The prevalent wisdom in Counterinsurgency (COIN) theory is that the ‘Iron-Fisted’ approach to defeating insurgencies is counter-productive. The recent success of the Sri Lanka Armed Forces (SLAF) suggests that under the right conditions, a decisive battlefield victory is possible. But will this translate into an enduring resolution?
RECENT PROTRACTED insurgencies in Afghanistan, the Caucuses and Iraq seem to suggest that military action simply does not address the underlying political, economic or social causes that fuel the conflicts. Recent events in Sri Lanka however appear to challenge that fundamental assumption.
In an unrelenting military offensive over the past three years, the SLAF has eliminated the Liberation Tigers of Tamil Eelam (LTTE) as an organised military fighting force and decapitated its leadership. How did Sri Lanka manage to secure a military victory that is proving so elusive to the coalition forces in Afghanistan and Iraq? The answer can be found in Sri Lanka’s ability to dominate the ‘battle-space’ in the strategic, operational and information domains.
Strategic Goals and Strategic Partners
At the strategic level, there was a clear, coherent goal which the Sri Lankan government was able to conceive, rationalise, project and pursue with relentless consistency – an all out offensive to eliminate the LTTE as a military threat. Despite calls from certain quarters of the international community for restraint, the Sri Lankan government was able to stick to its ‘A Plan’. Tacit support from India certainly strengthened the already firm resolve of the political and military leadership to see the military offensive through to its logical end.
When United States military aid was suspended to Sri Lanka in 2007, it found a new friend in China. Recent transfers of Chinese military equipment in the form of naval vessels, fighter aircraft, armour, heavy artillery, anti-tank guided missiles (ATGMs) and small arms have given the SLAF much needed tools denied by the West on humanitarian grounds. Online defence forums have suggested that Chinese-made HJ-8 ATGMs were extremely effectively in taking out LTTE defensive structures.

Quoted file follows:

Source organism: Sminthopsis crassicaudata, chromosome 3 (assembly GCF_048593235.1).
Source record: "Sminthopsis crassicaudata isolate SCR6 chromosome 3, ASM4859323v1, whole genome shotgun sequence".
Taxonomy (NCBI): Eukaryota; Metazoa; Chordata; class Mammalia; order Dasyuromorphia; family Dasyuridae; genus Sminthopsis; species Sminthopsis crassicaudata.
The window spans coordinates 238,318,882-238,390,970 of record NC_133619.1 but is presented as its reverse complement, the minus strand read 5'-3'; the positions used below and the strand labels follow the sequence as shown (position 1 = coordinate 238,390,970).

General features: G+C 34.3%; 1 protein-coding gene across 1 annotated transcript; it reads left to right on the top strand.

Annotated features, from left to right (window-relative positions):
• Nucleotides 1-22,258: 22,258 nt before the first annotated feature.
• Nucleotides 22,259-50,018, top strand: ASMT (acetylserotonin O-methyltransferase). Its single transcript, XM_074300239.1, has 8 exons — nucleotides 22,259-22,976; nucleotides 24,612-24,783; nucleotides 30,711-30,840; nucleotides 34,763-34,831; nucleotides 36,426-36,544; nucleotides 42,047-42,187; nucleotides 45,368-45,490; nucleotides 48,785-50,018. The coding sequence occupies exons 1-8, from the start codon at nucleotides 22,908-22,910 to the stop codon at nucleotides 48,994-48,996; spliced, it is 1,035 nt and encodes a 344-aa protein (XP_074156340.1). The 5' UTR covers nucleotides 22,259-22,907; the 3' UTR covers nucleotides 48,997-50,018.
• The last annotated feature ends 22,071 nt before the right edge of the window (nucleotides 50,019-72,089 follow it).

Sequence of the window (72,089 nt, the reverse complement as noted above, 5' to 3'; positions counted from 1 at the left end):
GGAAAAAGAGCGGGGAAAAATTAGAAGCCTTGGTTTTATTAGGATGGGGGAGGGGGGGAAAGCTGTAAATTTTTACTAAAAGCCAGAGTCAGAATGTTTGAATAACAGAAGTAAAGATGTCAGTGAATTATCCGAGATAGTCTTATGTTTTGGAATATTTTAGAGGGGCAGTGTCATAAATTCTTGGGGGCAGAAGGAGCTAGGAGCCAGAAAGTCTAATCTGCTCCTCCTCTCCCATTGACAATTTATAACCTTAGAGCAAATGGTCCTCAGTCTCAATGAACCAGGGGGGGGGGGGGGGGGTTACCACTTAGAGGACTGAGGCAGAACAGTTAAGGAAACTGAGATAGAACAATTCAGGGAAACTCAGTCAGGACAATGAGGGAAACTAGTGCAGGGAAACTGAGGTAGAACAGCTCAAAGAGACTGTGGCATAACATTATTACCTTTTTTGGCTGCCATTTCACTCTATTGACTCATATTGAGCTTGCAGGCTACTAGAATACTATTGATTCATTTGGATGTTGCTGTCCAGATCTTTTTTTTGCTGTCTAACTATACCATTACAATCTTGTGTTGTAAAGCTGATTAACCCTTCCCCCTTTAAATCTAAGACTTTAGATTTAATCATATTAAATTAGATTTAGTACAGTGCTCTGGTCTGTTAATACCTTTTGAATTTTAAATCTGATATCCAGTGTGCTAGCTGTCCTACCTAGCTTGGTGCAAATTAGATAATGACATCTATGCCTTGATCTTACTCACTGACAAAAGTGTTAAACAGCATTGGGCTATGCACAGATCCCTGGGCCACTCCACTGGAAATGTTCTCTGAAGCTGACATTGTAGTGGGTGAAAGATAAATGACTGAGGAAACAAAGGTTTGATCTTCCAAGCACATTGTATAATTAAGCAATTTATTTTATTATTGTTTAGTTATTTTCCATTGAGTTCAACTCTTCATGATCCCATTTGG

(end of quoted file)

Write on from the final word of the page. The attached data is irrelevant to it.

Israeli military assistance, though present, has not been significant compared to that from the Chinese.
Indeed, Chinese financial backing of the new multi-billion-dollar Hambantota deep-water port in Southern Sri Lanka stands as a testament to the new strategic relationship between China and Sri Lanka. What the West threatens to withhold, China now provides at ‘friendship’ prices.
Explaining Operational Success
At the operational level, Sri Lanka was able to wrest the initiative away from the LTTE as the military campaign progressed. In its 26-year fight against the LTTE, the SLAF rarely got the LTTE to fight a decisive military campaign on its terms. However, since 2004, splits within the LTTE movement and defections to the government side severely eroded the military leadership of the Tamil Tigers. When the Sri Lankan military took the fight to the LTTE strongholds, the Tamil Tigers could no longer employ the advantage of asymmetry, but were forced into defensive actions to hold on to their rapidly- diminishing territory.
The struggle to hold ground ultimately became conventional battles of attrition in which the numerical and firepower superiority of the SLAF became telling. The capture of the strategically vital Elephant Pass effectively hemmed in the LTTE to a restricted pocket on the north-eastern coast. As the ring grew tighter, the SLAF was able to pull-off a textbook ‘Cannae’ – the paradigmatic battle of encirclement and annihilation. In short, the final battles that sealed the fate of the LTTE as a fighting force seem to demonstrate that military-centric means can work in COIN.
Salience of the Information Space